There is a very strong chance that these children will follow their parent’s footsteps right into the criminal justice system. However, the Annie E. Casey Foundation has found that interventions that strengthen family ties can have a positive impact on incarcerated parents and their children. When parents return home with strengthened relationships the chance of recidivism declines, and children who have the support they need in order to cope with their parent’s incarceration are more likely to succeed in school and undergo healthy child and adolescent development.
Understanding the unique needs of incarcerated parents and their children, and having experienced the power that involvement in arts-based initiatives has in fulfilling these needs, JDPP and its partners sought funding for a three-year program that would allow them to continue the work that began with the pilot project. Last year, they were awarded a grant from the Hartford Foundation for Public Giving, providing a partial base of support from which they developed a comprehensive program involving after-school workshops for youth ages 7 – 19, and in-school workshops for elementary and high school students. After these 8-week sessions, seven of the younger children and four high school assistants took part in an intensive one-week camp in which a performance piece was created and performed for caregivers and friends. Additionally, a group of incarcerated mothers came together with their children for a special arts-based weekend retreat.
Dworin has found that “there is an enormous silence that exists” among those directly impacted by incarceration, and “an enormous need for this silence to be opened up.” The arts, she believes, “is a special vehicle for them to find trust and tell their stories.” By engaging children with incarcerated parents, JDPP and its partner organizations have begun to address some of their most pressing needs.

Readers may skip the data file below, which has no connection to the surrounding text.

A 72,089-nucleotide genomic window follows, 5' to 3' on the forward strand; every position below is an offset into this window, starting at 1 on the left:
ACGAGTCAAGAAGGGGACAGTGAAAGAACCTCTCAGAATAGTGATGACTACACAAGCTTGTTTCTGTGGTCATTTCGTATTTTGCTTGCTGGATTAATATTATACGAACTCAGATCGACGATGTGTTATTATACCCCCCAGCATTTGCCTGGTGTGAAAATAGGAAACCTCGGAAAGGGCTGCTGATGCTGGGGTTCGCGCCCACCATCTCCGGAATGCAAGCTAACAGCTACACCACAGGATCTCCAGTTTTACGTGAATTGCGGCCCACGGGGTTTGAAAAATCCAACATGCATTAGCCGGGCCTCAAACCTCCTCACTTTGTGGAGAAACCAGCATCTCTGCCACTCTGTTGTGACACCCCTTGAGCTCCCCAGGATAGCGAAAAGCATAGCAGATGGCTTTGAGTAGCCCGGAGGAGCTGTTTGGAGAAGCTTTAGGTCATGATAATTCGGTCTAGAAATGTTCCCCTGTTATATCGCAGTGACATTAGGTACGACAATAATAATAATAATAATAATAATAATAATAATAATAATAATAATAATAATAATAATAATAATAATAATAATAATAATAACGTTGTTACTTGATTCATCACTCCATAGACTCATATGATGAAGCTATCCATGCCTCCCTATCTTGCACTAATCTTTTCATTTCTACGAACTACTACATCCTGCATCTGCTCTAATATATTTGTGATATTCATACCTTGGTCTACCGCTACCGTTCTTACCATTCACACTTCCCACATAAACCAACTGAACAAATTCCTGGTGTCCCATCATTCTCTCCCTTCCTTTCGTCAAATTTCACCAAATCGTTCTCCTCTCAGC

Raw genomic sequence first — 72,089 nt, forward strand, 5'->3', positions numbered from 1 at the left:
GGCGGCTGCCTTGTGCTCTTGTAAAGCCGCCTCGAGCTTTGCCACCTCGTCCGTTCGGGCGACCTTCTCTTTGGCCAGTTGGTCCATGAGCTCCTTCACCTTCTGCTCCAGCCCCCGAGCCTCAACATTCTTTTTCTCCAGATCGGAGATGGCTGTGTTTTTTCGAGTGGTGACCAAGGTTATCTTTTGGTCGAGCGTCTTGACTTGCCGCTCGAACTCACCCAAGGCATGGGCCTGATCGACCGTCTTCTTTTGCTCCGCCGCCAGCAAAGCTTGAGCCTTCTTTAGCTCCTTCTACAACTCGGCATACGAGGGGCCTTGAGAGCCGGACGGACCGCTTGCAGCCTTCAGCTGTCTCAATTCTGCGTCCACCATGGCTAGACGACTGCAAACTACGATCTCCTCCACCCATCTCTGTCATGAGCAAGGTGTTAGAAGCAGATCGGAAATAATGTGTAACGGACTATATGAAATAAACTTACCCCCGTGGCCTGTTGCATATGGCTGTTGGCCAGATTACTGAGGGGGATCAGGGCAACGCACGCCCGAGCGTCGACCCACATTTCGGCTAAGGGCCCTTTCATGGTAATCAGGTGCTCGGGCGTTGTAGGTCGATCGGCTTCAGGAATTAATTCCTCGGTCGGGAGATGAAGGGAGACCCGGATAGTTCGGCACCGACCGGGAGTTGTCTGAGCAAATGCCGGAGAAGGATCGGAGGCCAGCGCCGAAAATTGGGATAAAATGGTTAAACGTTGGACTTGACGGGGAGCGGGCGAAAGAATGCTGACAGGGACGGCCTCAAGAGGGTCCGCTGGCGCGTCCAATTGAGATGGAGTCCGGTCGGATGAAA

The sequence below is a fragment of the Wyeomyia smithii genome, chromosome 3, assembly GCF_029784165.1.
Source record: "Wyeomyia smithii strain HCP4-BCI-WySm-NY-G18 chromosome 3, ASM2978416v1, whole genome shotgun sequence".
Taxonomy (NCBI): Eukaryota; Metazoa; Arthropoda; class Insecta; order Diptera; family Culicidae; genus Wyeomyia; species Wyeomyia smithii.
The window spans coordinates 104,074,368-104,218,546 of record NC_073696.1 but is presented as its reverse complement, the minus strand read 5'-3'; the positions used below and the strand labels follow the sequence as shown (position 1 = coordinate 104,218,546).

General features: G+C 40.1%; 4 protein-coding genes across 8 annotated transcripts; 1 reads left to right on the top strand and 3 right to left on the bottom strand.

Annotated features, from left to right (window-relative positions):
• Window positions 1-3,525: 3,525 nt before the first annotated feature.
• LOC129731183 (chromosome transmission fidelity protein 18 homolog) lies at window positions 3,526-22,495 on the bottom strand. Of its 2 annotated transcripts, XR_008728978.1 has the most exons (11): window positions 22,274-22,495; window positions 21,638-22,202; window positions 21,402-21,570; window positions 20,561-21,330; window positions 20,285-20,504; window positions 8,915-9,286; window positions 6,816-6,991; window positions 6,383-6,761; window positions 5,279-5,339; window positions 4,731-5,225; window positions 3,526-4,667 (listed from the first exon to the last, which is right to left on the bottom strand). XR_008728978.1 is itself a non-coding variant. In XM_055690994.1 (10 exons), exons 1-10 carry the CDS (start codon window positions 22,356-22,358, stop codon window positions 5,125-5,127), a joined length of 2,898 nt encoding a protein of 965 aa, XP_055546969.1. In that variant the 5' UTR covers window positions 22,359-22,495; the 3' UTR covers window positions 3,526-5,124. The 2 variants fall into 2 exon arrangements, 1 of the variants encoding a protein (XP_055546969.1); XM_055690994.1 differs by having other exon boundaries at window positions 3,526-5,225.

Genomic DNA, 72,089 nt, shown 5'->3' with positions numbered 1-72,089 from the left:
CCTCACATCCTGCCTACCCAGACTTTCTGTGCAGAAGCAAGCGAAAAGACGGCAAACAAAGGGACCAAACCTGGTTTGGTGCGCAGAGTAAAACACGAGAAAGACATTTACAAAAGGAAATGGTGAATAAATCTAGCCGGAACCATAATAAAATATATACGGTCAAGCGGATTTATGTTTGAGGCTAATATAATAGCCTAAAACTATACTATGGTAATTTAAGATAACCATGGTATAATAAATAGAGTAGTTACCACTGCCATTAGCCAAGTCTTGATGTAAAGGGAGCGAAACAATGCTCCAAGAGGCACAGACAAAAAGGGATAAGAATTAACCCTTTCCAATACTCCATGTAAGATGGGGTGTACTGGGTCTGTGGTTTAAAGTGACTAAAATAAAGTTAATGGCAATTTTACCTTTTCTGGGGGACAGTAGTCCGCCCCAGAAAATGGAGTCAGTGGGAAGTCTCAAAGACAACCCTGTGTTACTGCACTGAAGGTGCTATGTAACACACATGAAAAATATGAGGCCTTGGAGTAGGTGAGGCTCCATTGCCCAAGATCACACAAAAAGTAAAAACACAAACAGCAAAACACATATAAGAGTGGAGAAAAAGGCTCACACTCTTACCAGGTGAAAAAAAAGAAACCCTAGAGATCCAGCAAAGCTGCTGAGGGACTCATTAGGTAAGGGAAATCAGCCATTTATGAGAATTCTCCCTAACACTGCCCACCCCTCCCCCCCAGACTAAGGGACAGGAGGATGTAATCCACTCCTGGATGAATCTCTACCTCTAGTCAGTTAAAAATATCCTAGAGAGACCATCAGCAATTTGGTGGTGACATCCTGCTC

Please support their efforts by sharing this story and visiting the JDPP website to see how you can get involved. And sign the attached petition to encourage your legislators to acknowledge the needs and rights of children with incarcerated parents. By maintaining a criminal justice system that disregards fragile family ties, our society has enforced the kind of separation that has lasting negative impacts. “What responsibility,” Dworin asks, “do we then have to restore connection?”
A Chance for Prisoners to Act Like Human Beings
This article was originally posted on December 6th, 2010.
Now in its 16th season, Shakespeare Behind Bars (SBB) has produced 16 plays within the confines of Kentucky’s Luther Luckett Correctional Complex. William Shakespeare, says SBB Founder and Producing Director Curt Tofteland, was “all about this journey of what it means to be human.”
Shakespeare never shied away from expressing every dimension of human emotion through his stories. Though there isn’t much space or tolerance for the expression of feelings other than anger in prison, SBB actors get the rare opportunity to fully embody raw emotion by taking on the roles of Shakespeare’s characters. Quickly the line between acting and reality begins to blur.